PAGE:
The title of a 1964 book by Donald Horne, The Lucky Country, has been used by many to describe Australia – its ongoing economic progress, the prosperity of its citizens, the social structure of its society.
Yet, the author disagreed with this depiction and himself clarified what he meant: “Australia was a lucky country run by second rate people who share its luck. I didn’t mean that it had a lot of material resources… I had in mind the idea of Australia as a [British] derived society whose prosperity in the great age of manufacturing came from the luck of its historical origins… In the lucky style we have never ‘earned’ our democracy. We simply went along with some British habits.”
Even way back in 1964, there were those lamenting that Australia was failing to emerge as an independent nation, free of its ties to the British, so that it could take its place in the world.
When the Federation of Australia was proclaimed on 1 Jan 1901 at Centennial Park, Australia declared itself as a federal parliamentary constitutional monarchy with Queen Victoria at its apex as the Queen of Australia.
One hundred and nineteen years later, the world is a different place. Nationhood is an ongoing factor when talking about a national identity, not having an Australian Head of State does hamper the concept of a national identity. Do note it is always a lively debate about whether it is the Governor General, who holds the highest rank amongst the officers of the government, who is head of state, or is it Queen Elizabeth II.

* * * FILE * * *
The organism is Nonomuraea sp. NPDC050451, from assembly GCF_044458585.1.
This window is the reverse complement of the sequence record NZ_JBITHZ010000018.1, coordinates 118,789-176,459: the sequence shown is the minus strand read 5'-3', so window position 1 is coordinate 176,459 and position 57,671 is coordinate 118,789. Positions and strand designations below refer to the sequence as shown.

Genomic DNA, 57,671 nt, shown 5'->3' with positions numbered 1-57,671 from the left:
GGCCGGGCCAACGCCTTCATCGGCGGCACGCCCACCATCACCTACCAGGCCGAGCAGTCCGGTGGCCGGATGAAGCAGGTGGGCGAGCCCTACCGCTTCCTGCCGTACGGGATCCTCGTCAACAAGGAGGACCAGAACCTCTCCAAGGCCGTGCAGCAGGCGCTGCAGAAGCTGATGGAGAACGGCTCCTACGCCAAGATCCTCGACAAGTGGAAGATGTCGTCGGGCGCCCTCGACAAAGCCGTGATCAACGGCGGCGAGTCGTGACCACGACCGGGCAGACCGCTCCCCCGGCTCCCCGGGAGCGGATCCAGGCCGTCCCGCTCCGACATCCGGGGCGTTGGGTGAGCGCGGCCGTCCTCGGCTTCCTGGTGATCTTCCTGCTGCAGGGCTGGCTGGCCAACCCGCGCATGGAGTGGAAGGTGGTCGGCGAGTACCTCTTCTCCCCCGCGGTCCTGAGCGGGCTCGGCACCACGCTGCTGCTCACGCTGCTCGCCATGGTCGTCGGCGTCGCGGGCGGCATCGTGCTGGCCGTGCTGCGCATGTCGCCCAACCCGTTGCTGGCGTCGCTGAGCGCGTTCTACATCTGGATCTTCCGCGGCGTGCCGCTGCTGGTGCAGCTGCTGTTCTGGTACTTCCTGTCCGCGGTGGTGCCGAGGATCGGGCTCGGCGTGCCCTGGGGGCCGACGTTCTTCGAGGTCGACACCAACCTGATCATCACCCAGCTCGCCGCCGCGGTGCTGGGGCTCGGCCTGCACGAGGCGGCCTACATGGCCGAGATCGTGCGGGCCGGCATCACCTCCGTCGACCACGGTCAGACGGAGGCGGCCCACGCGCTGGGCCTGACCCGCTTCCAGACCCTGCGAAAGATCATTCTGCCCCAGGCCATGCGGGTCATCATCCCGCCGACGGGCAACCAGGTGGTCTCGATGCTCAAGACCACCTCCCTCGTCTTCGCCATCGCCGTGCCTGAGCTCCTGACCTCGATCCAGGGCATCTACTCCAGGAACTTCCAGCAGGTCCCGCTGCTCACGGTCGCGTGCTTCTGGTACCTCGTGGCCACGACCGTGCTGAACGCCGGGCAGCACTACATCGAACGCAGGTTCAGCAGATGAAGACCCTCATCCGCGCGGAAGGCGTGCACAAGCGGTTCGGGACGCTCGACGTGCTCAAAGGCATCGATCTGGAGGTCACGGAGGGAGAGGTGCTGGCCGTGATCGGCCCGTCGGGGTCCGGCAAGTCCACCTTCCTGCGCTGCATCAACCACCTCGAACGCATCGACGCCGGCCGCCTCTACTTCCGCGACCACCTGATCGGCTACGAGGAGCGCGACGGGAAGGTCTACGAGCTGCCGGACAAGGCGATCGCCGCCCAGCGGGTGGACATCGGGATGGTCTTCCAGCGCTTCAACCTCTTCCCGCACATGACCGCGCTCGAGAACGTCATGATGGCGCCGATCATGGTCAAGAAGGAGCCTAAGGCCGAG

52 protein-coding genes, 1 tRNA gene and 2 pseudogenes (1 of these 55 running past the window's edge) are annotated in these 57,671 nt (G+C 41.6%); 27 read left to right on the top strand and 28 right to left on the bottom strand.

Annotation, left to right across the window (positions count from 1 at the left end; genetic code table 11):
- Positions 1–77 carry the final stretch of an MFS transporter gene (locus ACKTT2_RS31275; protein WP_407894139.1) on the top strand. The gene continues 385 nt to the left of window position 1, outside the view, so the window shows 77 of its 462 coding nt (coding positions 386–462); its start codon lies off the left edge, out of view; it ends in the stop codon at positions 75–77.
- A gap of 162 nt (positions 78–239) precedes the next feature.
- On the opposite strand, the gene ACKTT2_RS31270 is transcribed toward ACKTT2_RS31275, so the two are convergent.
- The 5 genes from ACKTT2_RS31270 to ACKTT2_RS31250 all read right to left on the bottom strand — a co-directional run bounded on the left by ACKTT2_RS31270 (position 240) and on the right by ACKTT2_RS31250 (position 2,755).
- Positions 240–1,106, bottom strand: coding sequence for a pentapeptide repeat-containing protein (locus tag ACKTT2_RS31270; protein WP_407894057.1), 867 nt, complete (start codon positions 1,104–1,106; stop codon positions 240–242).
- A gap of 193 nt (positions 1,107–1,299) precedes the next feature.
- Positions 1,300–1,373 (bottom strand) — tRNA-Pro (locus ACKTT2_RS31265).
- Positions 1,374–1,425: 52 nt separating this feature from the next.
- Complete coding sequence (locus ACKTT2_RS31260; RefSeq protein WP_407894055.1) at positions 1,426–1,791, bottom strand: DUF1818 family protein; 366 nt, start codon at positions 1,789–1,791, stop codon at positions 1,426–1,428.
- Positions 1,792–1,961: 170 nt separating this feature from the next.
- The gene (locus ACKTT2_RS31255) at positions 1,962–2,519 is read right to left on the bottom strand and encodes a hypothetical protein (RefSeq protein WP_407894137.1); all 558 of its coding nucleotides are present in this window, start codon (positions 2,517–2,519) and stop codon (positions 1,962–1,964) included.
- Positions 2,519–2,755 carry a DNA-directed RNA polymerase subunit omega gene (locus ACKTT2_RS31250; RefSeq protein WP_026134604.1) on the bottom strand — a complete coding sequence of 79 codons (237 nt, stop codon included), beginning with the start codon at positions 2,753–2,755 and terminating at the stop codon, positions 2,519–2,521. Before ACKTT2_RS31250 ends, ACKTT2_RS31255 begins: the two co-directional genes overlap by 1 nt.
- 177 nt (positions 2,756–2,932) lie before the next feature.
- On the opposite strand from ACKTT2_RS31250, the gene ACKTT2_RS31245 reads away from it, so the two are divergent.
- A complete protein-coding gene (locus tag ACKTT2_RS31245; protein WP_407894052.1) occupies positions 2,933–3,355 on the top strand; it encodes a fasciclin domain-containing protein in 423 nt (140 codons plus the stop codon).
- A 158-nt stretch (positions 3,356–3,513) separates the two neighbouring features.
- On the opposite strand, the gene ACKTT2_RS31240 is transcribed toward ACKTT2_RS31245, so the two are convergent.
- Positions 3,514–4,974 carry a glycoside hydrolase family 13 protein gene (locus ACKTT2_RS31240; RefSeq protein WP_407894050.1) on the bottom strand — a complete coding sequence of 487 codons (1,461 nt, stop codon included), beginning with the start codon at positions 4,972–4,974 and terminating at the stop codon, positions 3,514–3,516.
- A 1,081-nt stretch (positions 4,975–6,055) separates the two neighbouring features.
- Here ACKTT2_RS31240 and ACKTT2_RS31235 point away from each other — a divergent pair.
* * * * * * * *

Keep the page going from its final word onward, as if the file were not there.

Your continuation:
It should be noted that internationally, for the purposes of protocol, the United Nations’ list of heads of state cites for Australia, “(Her Majesty Queen Elizabeth II)” in brackets, above the name and title of the Governor-General, “His Excellency Sir Peter Cosgrove”.
As we reflect on what it means to be Australian on Australia Day 2019, the debate will rise again on whether it is time we became a republic and had our own true blue Head of State, an individual who will rise above party politics and take decisions with integrity and honour.
Looking at our current Governor General Peter Cosgrove and incoming Governor General David Hurley, there is little doubt that these are men of honour.
But some 30 years ago, the 1999 referendum for an Australian Republic was defeated when 55% of voters rejected the proposal to become a republic (with a president appointed by a two-thirds vote in both Houses of the Australian Parliament.)
The issue, it seems, is what form the new model should take. Should the public have a say in the election/selection, or should it be left to an electoral college made up of parliamentarians, like in India?
The Indian model has worked effectively. When the Constitution of India came into force on 26 January 1950, the offices of the Monarch and Governor-General were replaced by the new office of President of India. The President is beholden to the Constitution: his/her prime role is to defend and protect the Constitution of India and its rule of law. The President, unlike the Australian Governor General, needs to apply his/her own final judgement in upholding the Constitution and ensuring constitutionality in the actions of the executive or the legislature.
Over the last 72 odd years, India has emerged as a nation in its own right and with its own identity. Coming back to Australia, perhaps a deeper look at this age-old debate is called for, especially in the light of the shifting geopolitical scenario globally.